Eye-Tracking and Imagery Research Laboratory

directed by Prof Aidan Moran

The Eye-Tracking and Imagery Research Laboratory was established by Prof Aidan Moran and his research team (including Colin Burke, IT Specialist, School of Psychology) to investigate “cognition in action” – especially the visual attentional and motor imagery (“seeing” and “feeling” an action in one’s imagination without actually executing it) processes that underlie expertise in skilled performance (e.g., in sport, medical surgery, music, dance).

Current postgraduate psychology students include Helen O’Shea (PhD; 2014-2017; funded by the Irish Research Council) who is investigating the neurocognitive processes underlying motor imagery in expert pianists and Katy Carey (MPsych Sc; 2016-2017) who is exploring the attentional and motor imagery processes underlying expertise in dance. Recently, Aoife Quinn (doctoral scholar funded by the Irish Research Council) completed her PhD thesis entitled “An investigation of expert-novice differences in eye-tracking and motor imagery in equestrian athletes” (November 2016). Our lab also facilitates the eye-tracking studies of Fionn Cleirigh Buttner (PhD scholar, Irish Research Council; UCD School of Public Health, Physiotherapy and Performance Science – principal supervisor, Dr Eamonn Delahunt).

The research methods that we use in our lab include eye-tracking technology (e.g., a Tobii desk-top system and the Tobii Glasses wearable eye-tracker) and pupil dilation measures of attentional processes (such as gaze characteristics, mental effort). In addition, we use chronometric (time-based) methods and psychometric tests to assess motor imagery processes. The chronometric measures involve comparison of the imagined and actual duration of the execution of designated skills.

Current international research collaborators include colleagues in England (e.g., Prof Nick Sevdalis, King’s College, London; Dr John Toner, Univ of Hull) and France (e.g., Prof Christian Collet and Prof Aymeric Guillot, Université Lyon 1).

A profile of Prof Aidan Moran's research is available at http://www.ucd.ie/t4cms/AidanEntryMosaicBook.pdf

“For a list of publications by Prof Aidan Moran and his colleagues, see http://www.ucd.ie/research/people/psychology/professoraidanpmoran/


In addition, a short video of  “Focused: Exploring the Concentration Skills of Expert Performers” given as part of the Dublin Talks/Royal Irish Academy series of public lectures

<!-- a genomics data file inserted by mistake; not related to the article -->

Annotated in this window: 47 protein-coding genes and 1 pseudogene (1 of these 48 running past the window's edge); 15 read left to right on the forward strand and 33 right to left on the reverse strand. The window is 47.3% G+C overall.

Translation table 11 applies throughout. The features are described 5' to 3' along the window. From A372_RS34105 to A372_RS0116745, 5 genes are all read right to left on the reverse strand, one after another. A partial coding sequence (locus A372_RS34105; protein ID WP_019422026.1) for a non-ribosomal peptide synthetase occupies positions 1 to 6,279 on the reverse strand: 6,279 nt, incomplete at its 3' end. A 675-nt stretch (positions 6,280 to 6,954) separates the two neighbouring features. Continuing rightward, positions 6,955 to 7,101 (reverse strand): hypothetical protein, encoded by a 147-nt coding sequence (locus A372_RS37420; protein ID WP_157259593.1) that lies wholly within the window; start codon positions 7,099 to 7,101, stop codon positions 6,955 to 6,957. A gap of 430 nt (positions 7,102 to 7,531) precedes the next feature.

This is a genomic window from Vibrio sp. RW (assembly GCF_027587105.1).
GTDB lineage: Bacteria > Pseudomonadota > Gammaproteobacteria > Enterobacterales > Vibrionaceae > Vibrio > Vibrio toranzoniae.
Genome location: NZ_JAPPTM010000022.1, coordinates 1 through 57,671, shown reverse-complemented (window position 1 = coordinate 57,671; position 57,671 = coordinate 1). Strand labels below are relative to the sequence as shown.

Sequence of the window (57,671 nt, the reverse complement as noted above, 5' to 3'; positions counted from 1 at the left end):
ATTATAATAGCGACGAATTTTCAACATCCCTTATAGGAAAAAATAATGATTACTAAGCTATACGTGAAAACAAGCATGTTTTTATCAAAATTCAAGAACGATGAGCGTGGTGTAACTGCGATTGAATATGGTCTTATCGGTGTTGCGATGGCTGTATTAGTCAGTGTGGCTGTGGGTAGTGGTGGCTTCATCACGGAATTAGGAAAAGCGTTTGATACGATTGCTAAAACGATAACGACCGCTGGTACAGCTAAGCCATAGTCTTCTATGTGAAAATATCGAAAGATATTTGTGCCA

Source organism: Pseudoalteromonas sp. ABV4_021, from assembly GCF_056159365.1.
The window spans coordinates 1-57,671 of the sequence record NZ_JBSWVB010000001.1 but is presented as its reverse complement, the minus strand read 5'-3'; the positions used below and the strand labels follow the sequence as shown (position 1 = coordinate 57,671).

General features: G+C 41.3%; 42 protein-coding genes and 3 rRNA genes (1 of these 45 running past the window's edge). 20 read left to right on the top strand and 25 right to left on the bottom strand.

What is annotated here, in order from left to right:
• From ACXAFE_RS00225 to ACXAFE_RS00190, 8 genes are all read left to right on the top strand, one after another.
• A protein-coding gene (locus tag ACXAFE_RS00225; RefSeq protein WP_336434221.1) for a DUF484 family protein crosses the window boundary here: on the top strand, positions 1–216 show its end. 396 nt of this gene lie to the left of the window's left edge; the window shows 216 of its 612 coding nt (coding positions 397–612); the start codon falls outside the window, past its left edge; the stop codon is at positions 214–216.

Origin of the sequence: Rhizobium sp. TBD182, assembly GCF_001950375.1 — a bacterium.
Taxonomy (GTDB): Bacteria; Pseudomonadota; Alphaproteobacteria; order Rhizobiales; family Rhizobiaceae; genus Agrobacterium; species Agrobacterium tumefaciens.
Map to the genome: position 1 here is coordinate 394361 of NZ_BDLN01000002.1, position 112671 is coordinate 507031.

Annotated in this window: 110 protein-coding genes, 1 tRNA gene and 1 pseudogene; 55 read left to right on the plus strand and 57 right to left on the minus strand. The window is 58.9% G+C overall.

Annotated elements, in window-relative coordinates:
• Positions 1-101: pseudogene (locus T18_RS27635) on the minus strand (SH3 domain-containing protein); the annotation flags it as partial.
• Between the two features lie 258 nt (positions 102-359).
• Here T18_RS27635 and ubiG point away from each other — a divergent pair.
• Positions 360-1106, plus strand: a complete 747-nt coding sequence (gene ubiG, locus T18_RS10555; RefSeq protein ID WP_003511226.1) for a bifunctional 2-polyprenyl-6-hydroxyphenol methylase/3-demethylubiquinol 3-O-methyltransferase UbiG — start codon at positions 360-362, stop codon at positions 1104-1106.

Human Performance Webinar

by Mike Bartels the Research Director of Insight Services Tobii Pro.

In this webinar, Mike discusses the applications of eye tracking technology in human performance research. The presentation includes examples of visual behaviour research across a variety of disciplines – including some of the work of  Professor Aidan Moran and Helen O’Shea.

Selected recent publications from Eye-Tracking and Imagery Research Laboratory (2015-present)

O'Shea, H., & Moran, A. (2017). Does motor simulation theory explain the cognitive mechanisms underlying motor imagery? A critical review. Frontiers in Human Neuroscience, 11: 72, doi: 10.3389/fnhum.2017.00072

Toner, J., Montero, B., & Moran, A. (2016). Reflective and pre-reflective bodily awareness in skilled action. Psychology of Consciousness: Theory, Research, and Practice, 3, 303-315. http://dx.doi.org/10.1037/cns0000090

Moran, A., Quinn, A., Campbell, M., Rooney, B., Brady, N., & Burke, C. (2016). Using pupillometry to evaluate attentional effort in quiet eye: A preliminary investigation. Sport, Exercise, and Performance Psychology, 5, 365-376. doi.org/10.1037/spy0000066

Moran, A. (2016). Expertise and mental practice. In R. J. Schinke, K. R. McGannon, & B. Smith (eds). The Routledge international handbook of sport psychology (pp. 421-428). London: Routledge/Taylor & Francis.

O’Shea, H., & Moran, A. (2016). Chronometric and pupil-size measurements illuminate the relationship between motor execution and motor imagery in expert pianists. Psychology of Music, 44, 1289-1303. doi 10.1177/0305735615616286

Toner, J., Jones, L., & Moran, A. (2016). Bodily crises in skilled performance: Considering the need for artistic habits. Performance Enhancement and Health, 4, 50-57. doi.org/10.1016/j.peh.2015.10.001

Toner, J., Montero, G., & Moran, A. (2015). The perils of automaticity. Review of General Psychology, 19, 431-442. doi.org/10.1037/gpr0000054

Toner, J., & Moran, A. (2015). Toward an explanation of continuous improvement in expert athletes: the role of consciousness in deliberate practice. International Journal of Sport Psychology, 46, 666-675. doi 10.7352/IJSP2015.46.666

Toner, J., Montero, B., & Moran, A. (2015). Considering the role of cognitive control in expert performance. Phenomenology and the Cognitive Sciences, 14,1127-1144. doi 10.1007/s11097-014-9407-6

Toner, J., Moran, A. (2015). Enhancing performance proficiency at the expert level: considering the role of “somaesthetic awareness''. Psychology of Sport and Exercise, 16, 110-117. doi: doi:10.1016/j.psychsport.2014.07.006

Moran, A., Bramham, J., Collet, C., Guillot, A., & MacIntyre, T. (2015). Motor imagery in clinical disorders: importance and implications. Frontiers in Psychiatry, 6:23, 1-4 doi: 10.3389/fpsyt.2015.00023